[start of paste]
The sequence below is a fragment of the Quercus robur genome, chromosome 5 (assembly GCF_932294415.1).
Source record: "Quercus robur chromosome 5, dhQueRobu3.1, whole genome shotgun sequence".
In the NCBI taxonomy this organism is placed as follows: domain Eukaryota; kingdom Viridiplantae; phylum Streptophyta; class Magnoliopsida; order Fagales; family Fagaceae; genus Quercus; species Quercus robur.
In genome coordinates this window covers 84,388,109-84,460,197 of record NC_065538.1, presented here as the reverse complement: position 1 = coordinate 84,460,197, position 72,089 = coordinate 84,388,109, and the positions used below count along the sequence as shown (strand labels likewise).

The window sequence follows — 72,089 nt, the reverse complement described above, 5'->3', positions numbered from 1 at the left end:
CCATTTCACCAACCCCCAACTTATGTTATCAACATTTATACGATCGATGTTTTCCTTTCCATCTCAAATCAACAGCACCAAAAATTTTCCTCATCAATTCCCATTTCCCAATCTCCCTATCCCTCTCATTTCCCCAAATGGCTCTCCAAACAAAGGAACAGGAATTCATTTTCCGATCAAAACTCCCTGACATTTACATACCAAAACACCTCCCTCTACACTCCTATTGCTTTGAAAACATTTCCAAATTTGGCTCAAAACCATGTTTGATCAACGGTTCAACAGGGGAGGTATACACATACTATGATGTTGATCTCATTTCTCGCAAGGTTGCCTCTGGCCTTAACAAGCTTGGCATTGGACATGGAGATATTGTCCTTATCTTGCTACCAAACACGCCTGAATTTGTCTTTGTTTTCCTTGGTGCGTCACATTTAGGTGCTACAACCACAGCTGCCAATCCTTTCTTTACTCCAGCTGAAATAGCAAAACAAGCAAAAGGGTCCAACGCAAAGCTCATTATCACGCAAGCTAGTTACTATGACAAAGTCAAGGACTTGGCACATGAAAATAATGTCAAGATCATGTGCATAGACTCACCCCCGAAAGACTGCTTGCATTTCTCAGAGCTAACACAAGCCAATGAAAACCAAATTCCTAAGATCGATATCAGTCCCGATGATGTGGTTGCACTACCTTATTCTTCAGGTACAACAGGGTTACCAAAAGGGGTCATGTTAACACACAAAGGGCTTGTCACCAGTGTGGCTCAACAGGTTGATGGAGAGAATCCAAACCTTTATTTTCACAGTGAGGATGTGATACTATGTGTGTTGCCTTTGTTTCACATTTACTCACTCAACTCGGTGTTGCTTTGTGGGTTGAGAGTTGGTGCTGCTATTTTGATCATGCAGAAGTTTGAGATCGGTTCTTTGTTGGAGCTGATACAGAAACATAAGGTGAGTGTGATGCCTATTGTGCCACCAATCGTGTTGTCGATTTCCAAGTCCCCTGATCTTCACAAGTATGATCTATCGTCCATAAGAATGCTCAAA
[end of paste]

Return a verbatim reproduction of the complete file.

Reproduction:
The sequence below is a fragment of the Quercus robur genome, chromosome 5 (assembly GCF_932294415.1).
Source record: "Quercus robur chromosome 5, dhQueRobu3.1, whole genome shotgun sequence".
In the NCBI taxonomy this organism is placed as follows: domain Eukaryota; kingdom Viridiplantae; phylum Streptophyta; class Magnoliopsida; order Fagales; family Fagaceae; genus Quercus; species Quercus robur.
In genome coordinates this window covers 84,388,109-84,460,197 of record NC_065538.1, presented here as the reverse complement: position 1 = coordinate 84,460,197, position 72,089 = coordinate 84,388,109, and the positions used below count along the sequence as shown (strand labels likewise).

The window sequence follows — 72,089 nt, the reverse complement described above, 5'->3', positions numbered from 1 at the left end:
CCATTTCACCAACCCCCAACTTATGTTATCAACATTTATACGATCGATGTTTTCCTTTCCATCTCAAATCAACAGCACCAAAAATTTTCCTCATCAATTCCCATTTCCCAATCTCCCTATCCCTCTCATTTCCCCAAATGGCTCTCCAAACAAAGGAACAGGAATTCATTTTCCGATCAAAACTCCCTGACATTTACATACCAAAACACCTCCCTCTACACTCCTATTGCTTTGAAAACATTTCCAAATTTGGCTCAAAACCATGTTTGATCAACGGTTCAACAGGGGAGGTATACACATACTATGATGTTGATCTCATTTCTCGCAAGGTTGCCTCTGGCCTTAACAAGCTTGGCATTGGACATGGAGATATTGTCCTTATCTTGCTACCAAACACGCCTGAATTTGTCTTTGTTTTCCTTGGTGCGTCACATTTAGGTGCTACAACCACAGCTGCCAATCCTTTCTTTACTCCAGCTGAAATAGCAAAACAAGCAAAAGGGTCCAACGCAAAGCTCATTATCACGCAAGCTAGTTACTATGACAAAGTCAAGGACTTGGCACATGAAAATAATGTCAAGATCATGTGCATAGACTCACCCCCGAAAGACTGCTTGCATTTCTCAGAGCTAACACAAGCCAATGAAAACCAAATTCCTAAGATCGATATCAGTCCCGATGATGTGGTTGCACTACCTTATTCTTCAGGTACAACAGGGTTACCAAAAGGGGTCATGTTAACACACAAAGGGCTTGTCACCAGTGTGGCTCAACAGGTTGATGGAGAGAATCCAAACCTTTATTTTCACAGTGAGGATGTGATACTATGTGTGTTGCCTTTGTTTCACATTTACTCACTCAACTCGGTGTTGCTTTGTGGGTTGAGAGTTGGTGCTGCTATTTTGATCATGCAGAAGTTTGAGATCGGTTCTTTGTTGGAGCTGATACAGAAACATAAGGTGAGTGTGATGCCTATTGTGCCACCAATCGTGTTGTCGATTTCCAAGTCCCCTGATCTTCACAAGTATGATCTATCGTCCATAAGAATGCTCAAA